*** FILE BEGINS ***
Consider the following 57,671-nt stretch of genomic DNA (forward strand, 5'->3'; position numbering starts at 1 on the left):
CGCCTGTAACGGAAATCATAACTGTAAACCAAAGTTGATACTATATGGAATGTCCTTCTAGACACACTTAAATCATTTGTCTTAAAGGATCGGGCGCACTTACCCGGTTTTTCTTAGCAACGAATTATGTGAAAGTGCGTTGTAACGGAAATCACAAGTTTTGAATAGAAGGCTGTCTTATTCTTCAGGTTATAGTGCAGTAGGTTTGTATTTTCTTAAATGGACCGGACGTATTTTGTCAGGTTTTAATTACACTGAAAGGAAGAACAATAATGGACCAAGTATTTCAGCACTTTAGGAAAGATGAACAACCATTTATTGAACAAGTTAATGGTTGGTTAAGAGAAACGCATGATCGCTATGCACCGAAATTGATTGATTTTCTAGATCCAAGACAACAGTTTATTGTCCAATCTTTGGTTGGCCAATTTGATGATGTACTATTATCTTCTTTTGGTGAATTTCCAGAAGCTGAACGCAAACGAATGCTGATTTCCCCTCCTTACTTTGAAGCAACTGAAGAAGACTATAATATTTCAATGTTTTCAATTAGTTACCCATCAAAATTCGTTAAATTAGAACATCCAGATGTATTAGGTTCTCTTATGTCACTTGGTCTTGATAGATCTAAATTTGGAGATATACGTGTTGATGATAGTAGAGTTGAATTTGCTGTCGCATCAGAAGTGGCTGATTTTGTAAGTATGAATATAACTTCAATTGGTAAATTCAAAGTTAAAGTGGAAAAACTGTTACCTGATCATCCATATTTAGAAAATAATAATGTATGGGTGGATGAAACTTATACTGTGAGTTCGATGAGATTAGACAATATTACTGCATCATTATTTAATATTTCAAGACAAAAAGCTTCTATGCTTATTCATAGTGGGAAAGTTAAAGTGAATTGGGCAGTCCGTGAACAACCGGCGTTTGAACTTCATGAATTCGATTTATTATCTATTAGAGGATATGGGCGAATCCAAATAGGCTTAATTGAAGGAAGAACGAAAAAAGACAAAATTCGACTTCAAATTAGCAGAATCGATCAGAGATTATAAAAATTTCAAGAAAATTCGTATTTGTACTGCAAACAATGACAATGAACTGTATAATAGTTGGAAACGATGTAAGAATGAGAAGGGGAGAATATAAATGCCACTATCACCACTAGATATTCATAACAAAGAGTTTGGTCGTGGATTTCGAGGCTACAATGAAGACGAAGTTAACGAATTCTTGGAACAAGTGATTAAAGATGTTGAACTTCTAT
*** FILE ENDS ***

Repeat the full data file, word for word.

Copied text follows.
Consider the following 57,671-nt stretch of genomic DNA (forward strand, 5'->3'; position numbering starts at 1 on the left):
CGCCTGTAACGGAAATCATAACTGTAAACCAAAGTTGATACTATATGGAATGTCCTTCTAGACACACTTAAATCATTTGTCTTAAAGGATCGGGCGCACTTACCCGGTTTTTCTTAGCAACGAATTATGTGAAAGTGCGTTGTAACGGAAATCACAAGTTTTGAATAGAAGGCTGTCTTATTCTTCAGGTTATAGTGCAGTAGGTTTGTATTTTCTTAAATGGACCGGACGTATTTTGTCAGGTTTTAATTACACTGAAAGGAAGAACAATAATGGACCAAGTATTTCAGCACTTTAGGAAAGATGAACAACCATTTATTGAACAAGTTAATGGTTGGTTAAGAGAAACGCATGATCGCTATGCACCGAAATTGATTGATTTTCTAGATCCAAGACAACAGTTTATTGTCCAATCTTTGGTTGGCCAATTTGATGATGTACTATTATCTTCTTTTGGTGAATTTCCAGAAGCTGAACGCAAACGAATGCTGATTTCCCCTCCTTACTTTGAAGCAACTGAAGAAGACTATAATATTTCAATGTTTTCAATTAGTTACCCATCAAAATTCGTTAAATTAGAACATCCAGATGTATTAGGTTCTCTTATGTCACTTGGTCTTGATAGATCTAAATTTGGAGATATACGTGTTGATGATAGTAGAGTTGAATTTGCTGTCGCATCAGAAGTGGCTGATTTTGTAAGTATGAATATAACTTCAATTGGTAAATTCAAAGTTAAAGTGGAAAAACTGTTACCTGATCATCCATATTTAGAAAATAATAATGTATGGGTGGATGAAACTTATACTGTGAGTTCGATGAGATTAGACAATATTACTGCATCATTATTTAATATTTCAAGACAAAAAGCTTCTATGCTTATTCATAGTGGGAAAGTTAAAGTGAATTGGGCAGTCCGTGAACAACCGGCGTTTGAACTTCATGAATTCGATTTATTATCTATTAGAGGATATGGGCGAATCCAAATAGGCTTAATTGAAGGAAGAACGAAAAAAGACAAAATTCGACTTCAAATTAGCAGAATCGATCAGAGATTATAAAAATTTCAAGAAAATTCGTATTTGTACTGCAAACAATGACAATGAACTGTATAATAGTTGGAAACGATGTAAGAATGAGAAGGGGAGAATATAAATGCCACTATCACCACTAGATATTCATAACAAAGAGTTTGGTCGTGGATTTCGAGGCTACAATGAAGACGAAGTTAACGAATTCTTGGAACAAGTGATTAAAGATGTTGAACTTCTAT